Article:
# Homework Help: Non inertial frame of reference(rotating)

1. Jul 31, 2016

### TimeRip496

1. The problem statement, all variables and given/known data
$$g_o=\frac{GM}{R^2}e_R$$
where g0 is the gravitational acceleration, G = 6.67 * 10-11Nm2 /kg2 is the universal gravitational constant, M= 5.98 *1024 kg is the mass of the Earth, and R = 6.38 * 106 m its radius

$$g = g_0-ω*[ω*(r+R)]$$.................(8.29)
where gravitational acceleration g that is felt near the surface of the Earth (i.e., on the surface of the Earth we cannot discerned between gravity g0 and the centrifugal acceleration -ω*[ω*(r+R)], we can only feel the resulting acceleration g )

The Earth’s angular velocity vector is given by ω= 7.3 * 10-5ez rad/s (i.e., it is directed along the z'-axis ), and we assume that it is a constant.

It is to be noted that because of the presence of the centrifugal acceleration
-ω*[ω*(r+R)] in this equation for the effective gravity, g and g0 will in general
not point exactly in the same direction. This effect is rather small, but measurable as
ωR^2/g_0= 0.0035 . It should also be clear from the equation (8.29) that the magnitude of the effect is a function of latitude.

Source:http://www.astro.uwo.ca/~houde/courses/PDF files/physics350/Noninertial_frames.pdf

where R is the radius of Earth, r is the position of the object measure from the rotating frame of reference which is moving at a constant velocity and constant angular velocity, r' is the position of the object measure from the center of the Earth

2. Relevant equations

ωR^2/g0= 0.0035 where R is the radius of Earth.
I have no idea how they get this equation. Besides I don't quite get what they mean about "that the magnitude of the effect is a function of latitude.".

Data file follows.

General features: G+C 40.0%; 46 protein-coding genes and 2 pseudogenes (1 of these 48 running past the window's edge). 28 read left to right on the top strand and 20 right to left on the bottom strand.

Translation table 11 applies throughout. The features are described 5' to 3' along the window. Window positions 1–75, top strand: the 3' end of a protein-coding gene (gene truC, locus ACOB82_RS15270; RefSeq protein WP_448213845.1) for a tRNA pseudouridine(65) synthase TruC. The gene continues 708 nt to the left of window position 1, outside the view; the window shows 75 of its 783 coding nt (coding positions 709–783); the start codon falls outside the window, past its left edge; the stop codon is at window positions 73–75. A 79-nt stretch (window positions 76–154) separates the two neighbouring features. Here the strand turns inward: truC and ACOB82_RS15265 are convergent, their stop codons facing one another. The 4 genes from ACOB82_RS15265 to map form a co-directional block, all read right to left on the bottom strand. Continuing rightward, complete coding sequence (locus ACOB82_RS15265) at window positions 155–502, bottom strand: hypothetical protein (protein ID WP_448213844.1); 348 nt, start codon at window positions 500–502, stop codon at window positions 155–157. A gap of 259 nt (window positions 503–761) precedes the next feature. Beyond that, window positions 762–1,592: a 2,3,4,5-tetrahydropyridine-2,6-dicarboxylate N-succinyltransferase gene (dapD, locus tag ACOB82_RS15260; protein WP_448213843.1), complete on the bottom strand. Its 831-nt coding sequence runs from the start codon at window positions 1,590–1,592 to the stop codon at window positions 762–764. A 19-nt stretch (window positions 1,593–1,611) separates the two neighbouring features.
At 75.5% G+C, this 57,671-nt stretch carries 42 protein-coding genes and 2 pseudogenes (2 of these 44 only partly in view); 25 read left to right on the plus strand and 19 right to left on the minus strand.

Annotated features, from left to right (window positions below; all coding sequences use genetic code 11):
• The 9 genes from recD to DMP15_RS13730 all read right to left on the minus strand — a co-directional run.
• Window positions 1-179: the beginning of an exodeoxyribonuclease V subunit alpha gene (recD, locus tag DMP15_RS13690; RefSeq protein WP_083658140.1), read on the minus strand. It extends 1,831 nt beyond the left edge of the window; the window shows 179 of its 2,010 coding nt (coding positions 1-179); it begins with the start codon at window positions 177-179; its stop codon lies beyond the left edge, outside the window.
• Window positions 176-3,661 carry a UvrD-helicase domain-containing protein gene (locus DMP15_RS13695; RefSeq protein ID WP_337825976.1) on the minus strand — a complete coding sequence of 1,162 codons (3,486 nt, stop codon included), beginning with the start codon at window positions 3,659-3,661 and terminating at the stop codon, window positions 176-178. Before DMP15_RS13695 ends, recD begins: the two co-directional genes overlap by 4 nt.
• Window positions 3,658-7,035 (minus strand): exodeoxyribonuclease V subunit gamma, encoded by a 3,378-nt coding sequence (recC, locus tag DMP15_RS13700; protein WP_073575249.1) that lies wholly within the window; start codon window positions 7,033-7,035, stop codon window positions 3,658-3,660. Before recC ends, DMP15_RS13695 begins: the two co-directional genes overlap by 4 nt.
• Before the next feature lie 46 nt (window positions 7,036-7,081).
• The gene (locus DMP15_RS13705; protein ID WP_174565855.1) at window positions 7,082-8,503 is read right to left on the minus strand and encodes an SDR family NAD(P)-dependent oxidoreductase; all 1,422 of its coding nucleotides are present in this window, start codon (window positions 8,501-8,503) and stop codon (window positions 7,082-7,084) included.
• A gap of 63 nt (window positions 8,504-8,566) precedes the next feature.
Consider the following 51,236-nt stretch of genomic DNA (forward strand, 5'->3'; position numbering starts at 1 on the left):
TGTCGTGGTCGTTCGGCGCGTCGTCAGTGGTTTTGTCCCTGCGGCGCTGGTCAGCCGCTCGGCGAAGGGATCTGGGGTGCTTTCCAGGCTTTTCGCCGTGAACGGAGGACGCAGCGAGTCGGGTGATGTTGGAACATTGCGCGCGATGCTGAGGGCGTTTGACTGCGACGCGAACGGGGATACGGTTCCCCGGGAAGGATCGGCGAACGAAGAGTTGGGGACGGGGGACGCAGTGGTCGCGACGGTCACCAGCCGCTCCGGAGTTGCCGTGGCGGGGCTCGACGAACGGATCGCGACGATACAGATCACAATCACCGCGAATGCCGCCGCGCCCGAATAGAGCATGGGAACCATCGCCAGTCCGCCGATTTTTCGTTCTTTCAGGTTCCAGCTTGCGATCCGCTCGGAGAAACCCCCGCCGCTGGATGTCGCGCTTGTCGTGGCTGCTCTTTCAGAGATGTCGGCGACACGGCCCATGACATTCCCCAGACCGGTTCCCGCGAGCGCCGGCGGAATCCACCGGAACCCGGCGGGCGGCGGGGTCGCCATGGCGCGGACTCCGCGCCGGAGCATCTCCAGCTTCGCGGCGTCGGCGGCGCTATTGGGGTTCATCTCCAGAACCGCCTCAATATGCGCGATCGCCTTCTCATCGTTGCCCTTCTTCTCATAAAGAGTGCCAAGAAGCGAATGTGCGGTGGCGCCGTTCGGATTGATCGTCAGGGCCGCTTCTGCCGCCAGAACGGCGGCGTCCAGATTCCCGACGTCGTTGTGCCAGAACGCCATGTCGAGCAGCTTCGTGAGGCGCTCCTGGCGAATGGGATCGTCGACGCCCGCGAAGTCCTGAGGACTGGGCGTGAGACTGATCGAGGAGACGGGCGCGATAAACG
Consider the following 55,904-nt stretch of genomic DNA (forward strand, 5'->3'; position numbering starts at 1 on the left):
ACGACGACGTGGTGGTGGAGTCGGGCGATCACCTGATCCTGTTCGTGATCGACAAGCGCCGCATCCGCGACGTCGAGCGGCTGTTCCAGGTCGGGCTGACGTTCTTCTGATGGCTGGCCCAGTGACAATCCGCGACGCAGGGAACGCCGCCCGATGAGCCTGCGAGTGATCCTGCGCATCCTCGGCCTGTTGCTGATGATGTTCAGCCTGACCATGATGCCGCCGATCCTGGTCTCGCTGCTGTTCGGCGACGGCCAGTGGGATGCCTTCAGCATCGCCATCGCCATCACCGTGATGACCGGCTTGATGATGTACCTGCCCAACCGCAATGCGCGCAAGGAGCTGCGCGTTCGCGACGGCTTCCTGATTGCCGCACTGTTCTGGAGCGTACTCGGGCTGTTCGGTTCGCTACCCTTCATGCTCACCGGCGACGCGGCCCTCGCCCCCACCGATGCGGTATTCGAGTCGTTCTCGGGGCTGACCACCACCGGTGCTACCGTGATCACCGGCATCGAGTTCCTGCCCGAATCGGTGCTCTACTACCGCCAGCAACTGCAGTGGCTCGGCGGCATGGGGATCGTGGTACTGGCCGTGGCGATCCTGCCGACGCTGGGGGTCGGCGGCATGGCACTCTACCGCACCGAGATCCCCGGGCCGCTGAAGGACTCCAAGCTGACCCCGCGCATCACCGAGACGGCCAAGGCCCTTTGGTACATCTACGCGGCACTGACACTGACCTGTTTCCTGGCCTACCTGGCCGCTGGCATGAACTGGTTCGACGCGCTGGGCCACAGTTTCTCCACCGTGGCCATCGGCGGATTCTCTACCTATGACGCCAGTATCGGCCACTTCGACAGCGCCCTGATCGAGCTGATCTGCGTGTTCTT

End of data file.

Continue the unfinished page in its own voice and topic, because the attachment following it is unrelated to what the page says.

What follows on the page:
3. The attempt at a solution
I have no idea how to get to this equation ωR^2/g0= 0.0035. I try to calculate the above equation but I get is 303234462.4 instead of 0.0035.
$$ωR^2/g_0=ωR^2*\frac{R^2}{GM}=(7.32*10^{-5})(6.38*10^6)^2*\frac{(6.38*10^6)^2}{6.67*10^{-11}*5.98*10^{24}}=303234462.4$$

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Last edited: Jul 31, 2016
2. Jul 31, 2016

### Simon Bridge

They are working out a subjective feeling of the gravitational acceleration "g" in terms of the different effects that come into play.
One of these effects is centrifugal ... why would the centrifugal force vary with latitude and how?

As for the equation ...
Recall the work you have done on circular morion in an inertial frame: what is the equation for centripetal acceleration?
What is the relationship between centripetal acceleration and centrifugal force?
Now divide the centrifugal "acceleration" by the bare gravity to get the correct expression: compare with what the author did above.

3. Jul 31, 2016

### TimeRip496

Ok thanks. I know the equatorial bulge at Earth can be explained by non-inertial frame of reference using centrifugal force. But can i explain it from the inertial frame of reference using centripetal force? Cause as we move from the equator to the poles, the centripetal force require to hold the mass that make up Earth decreases, therefore the gravitational force(remaining one not being use to provide the centripetal force) will increase from the equator to the pole, causing the bulge?

4. Jul 31, 2016

### TSny

This expression has a typographical error. The author of the notes misplaced the square.

5. Aug 3, 2016

### Simon Bridge

... which was, of c
In the inertial frame, gravity is the same across the surface of the Earth. You need to think about why objects inside a car going around a corner tend to slide to one side.